WHAT ARE PINERA’S PROPOSALS AND WILL THEY HELP CALM THE PROTESTS?
Pinera has proposed measures to address inequality around the provision of pensions and healthcare, balance out a rise in electricity bills, ensure a better flow of state funding to poorer communities and improve the treatment of victims of crime in the justice system.
He pledged to up the minimum pension by 20%, fast-track a law to introduce a state critical illness cover, cut prices of medicines for the poor, and guarantee a minimum wage of $480 a month.
The substance of his proposals was broadly welcomed by opposition politicians, many of whom had called for the specific changes he promised to make.
Emilia Schneider, president of the powerful University of Chile Student Federation, said the government was opting to fill the gap between what privatized public services paid out and what people needed to live on, instead of engaging in wholesale structural reform.
“Unfortunately these are cosmetic changes, which do not give substantive solutions and continue to put businesses and profits above our rights,” Schneider wrote on Twitter.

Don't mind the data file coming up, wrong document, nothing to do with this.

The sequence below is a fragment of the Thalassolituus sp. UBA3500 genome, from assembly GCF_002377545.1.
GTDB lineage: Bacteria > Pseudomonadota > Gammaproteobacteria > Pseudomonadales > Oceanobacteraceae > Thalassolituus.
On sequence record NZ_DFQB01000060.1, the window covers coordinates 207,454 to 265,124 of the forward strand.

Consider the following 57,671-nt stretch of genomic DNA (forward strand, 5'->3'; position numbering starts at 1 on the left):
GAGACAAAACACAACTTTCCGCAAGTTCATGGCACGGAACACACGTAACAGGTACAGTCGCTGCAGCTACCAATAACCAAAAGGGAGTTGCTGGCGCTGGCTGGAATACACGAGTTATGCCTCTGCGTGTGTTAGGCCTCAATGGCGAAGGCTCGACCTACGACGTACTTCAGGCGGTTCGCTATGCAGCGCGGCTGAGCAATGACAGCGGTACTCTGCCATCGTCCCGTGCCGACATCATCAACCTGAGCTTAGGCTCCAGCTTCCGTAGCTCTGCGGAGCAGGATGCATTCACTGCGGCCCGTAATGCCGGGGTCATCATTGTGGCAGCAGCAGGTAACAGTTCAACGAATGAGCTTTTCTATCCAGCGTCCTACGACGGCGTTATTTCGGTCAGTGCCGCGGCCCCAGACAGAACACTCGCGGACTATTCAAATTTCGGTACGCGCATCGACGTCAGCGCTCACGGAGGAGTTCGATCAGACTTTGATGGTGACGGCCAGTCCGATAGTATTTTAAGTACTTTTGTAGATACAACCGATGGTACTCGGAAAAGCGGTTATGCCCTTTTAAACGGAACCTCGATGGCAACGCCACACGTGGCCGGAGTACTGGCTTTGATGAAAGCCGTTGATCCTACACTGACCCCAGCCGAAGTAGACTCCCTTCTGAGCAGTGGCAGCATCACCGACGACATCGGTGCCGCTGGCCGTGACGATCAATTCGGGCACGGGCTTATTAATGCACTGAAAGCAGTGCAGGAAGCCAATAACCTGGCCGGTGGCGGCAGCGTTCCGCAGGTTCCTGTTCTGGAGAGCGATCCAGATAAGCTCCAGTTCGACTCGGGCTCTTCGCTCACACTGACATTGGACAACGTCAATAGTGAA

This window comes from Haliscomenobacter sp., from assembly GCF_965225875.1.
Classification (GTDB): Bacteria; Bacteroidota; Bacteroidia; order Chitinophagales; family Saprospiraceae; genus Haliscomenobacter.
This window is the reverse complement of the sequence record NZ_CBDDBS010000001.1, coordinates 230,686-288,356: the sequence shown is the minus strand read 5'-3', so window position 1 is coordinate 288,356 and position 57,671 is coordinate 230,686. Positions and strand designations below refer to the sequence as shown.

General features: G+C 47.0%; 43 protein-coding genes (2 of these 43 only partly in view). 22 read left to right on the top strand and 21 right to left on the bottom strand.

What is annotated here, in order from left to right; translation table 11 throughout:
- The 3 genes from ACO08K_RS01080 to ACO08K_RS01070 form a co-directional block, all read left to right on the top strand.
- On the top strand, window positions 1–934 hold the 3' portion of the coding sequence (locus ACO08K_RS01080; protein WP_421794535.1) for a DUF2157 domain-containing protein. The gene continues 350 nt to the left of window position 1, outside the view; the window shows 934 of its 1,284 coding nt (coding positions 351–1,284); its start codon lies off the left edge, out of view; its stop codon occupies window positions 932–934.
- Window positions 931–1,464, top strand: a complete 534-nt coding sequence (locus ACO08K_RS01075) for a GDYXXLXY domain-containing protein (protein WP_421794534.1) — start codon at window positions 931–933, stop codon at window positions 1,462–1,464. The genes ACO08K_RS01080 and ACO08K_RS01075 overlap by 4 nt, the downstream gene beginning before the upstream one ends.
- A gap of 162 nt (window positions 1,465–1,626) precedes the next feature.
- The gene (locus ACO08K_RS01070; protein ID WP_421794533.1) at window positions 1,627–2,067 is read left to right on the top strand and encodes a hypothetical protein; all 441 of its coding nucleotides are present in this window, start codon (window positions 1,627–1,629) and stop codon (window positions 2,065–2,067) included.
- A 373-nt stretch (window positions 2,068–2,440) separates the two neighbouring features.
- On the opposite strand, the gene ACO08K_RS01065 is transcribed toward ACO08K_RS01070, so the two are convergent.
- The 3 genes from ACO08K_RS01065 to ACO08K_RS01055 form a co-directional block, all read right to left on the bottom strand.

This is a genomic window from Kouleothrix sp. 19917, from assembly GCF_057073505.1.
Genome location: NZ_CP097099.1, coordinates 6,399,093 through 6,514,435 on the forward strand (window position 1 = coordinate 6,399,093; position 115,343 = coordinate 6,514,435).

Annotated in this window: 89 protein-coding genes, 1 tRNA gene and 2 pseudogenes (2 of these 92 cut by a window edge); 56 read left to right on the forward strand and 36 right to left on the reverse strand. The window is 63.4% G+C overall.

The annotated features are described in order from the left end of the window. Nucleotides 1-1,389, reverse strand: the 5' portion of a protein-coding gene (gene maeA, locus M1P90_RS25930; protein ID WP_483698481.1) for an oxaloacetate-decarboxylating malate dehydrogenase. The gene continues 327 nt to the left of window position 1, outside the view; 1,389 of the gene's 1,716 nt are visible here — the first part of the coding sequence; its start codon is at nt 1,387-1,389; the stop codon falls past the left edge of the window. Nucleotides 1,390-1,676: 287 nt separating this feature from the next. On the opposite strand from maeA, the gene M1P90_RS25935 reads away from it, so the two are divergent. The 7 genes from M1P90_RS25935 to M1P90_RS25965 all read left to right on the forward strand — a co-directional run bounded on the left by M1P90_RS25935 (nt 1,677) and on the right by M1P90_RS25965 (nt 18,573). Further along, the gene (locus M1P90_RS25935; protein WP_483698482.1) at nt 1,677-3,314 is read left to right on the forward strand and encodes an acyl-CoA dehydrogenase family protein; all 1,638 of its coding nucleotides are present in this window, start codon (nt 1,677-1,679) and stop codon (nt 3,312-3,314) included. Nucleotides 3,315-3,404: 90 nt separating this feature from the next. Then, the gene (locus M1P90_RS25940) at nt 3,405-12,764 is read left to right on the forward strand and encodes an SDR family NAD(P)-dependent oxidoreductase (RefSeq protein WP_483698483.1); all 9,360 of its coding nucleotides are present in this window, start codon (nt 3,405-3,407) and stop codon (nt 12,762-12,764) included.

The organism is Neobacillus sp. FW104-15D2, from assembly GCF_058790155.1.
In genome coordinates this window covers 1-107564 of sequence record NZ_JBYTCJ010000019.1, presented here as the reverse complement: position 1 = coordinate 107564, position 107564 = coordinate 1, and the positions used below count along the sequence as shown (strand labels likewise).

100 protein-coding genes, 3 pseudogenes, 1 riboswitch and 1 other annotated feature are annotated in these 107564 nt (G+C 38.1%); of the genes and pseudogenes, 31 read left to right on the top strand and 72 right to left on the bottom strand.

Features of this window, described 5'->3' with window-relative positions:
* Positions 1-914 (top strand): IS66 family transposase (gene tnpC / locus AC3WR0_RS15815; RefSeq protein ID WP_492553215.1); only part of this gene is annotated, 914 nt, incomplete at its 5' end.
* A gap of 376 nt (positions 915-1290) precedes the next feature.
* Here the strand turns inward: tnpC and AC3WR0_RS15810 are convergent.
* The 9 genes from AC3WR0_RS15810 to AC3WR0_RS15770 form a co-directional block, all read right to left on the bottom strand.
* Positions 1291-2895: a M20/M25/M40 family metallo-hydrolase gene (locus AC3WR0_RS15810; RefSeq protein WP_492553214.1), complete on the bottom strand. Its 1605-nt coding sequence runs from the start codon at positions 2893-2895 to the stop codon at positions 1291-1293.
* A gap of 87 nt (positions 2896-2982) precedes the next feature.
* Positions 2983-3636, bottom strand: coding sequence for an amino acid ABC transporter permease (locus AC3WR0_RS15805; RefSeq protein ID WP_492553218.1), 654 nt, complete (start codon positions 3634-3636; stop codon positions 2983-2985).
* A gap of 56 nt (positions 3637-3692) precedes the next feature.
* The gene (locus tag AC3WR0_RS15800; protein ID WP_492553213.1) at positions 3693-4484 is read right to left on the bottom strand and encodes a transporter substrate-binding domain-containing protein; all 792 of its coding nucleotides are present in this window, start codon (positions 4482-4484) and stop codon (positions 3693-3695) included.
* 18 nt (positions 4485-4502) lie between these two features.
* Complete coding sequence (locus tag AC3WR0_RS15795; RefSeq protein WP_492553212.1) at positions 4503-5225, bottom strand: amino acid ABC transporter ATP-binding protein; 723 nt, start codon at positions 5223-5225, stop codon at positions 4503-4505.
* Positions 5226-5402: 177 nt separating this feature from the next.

Nicholas Watson of Teneo Intelligence said getting buy-in from far-left political parties would be critical. The parties have roots in the student movement and had refused to attend discussions of the measures with Pinera.
“An important part of the challenge will be to ensure that the young are made to feel politically represented and that economic doors are genuinely open to them,” Watson said.
Others questioned how Pinera would fund the ambitious agenda, and push legislative changes through parliament, where his ruling, center-right coalition does not have a majority.
“We need to see it to believe it,” said Rosa Maria Solis Mapones, 60, a fruit seller outside a Santiago metro station. “He’s promised a lot all at once but I think it was a bit of a homemade remedy to pacify people.
“But if he doesn’t manage to change things, there will be an even bigger scrap than there is right now.”
Reporting by Aislinn Laing, Dave Sherwood and Fabian Cambero; editing by Grant McCool